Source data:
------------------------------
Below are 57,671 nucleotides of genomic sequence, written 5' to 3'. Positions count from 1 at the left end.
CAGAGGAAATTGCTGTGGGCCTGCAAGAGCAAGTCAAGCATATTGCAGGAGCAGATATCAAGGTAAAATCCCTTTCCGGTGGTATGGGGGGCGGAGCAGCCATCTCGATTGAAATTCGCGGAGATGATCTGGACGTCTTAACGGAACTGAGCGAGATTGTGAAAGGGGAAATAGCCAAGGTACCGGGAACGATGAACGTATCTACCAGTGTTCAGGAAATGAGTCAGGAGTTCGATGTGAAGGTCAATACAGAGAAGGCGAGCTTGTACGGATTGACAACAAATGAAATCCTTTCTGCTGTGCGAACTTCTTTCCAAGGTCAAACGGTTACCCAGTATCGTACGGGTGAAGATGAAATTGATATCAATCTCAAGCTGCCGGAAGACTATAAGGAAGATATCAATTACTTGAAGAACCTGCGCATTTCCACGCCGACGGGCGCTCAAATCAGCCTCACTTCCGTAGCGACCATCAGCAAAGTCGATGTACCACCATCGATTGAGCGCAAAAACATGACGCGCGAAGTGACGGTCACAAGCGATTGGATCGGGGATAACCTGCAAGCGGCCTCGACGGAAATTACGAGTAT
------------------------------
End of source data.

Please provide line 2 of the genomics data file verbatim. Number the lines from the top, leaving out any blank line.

CAGAGGAAATTGCTGTGGGCCTGCAAGAGCAAGTCAAGCATATTGCAGGAGCAGATATCAAGGTAAAATCCCTTTCCGGTGGTATGGGGGGCGGAGCAGCCATCTCGATTGAAATTCGCGGAGATGATCTGGACGTCTTAACGGAACTGAGCGAGATTGTGAAAGGGGAAATAGCCAAGGTACCGGGAACGATGAACGTATCTACCAGTGTTCAGGAAATGAGTCAGGAGTTCGATGTGAAGGTCAATACAGAGAAGGCGAGCTTGTACGGATTGACAACAAATGAAATCCTTTCTGCTGTGCGAACTTCTTTCCAAGGTCAAACGGTTACCCAGTATCGTACGGGTGAAGATGAAATTGATATCAATCTCAAGCTGCCGGAAGACTATAAGGAAGATATCAATTACTTGAAGAACCTGCGCATTTCCACGCCGACGGGCGCTCAAATCAGCCTCACTTCCGTAGCGACCATCAGCAAAGTCGATGTACCACCATCGATTGAGCGCAAAAACATGACGCGCGAAGTGACGGTCACAAGCGATTGGATCGGGGATAACCTGCAAGCGGCCTCGACGGAAATTACGAGTAT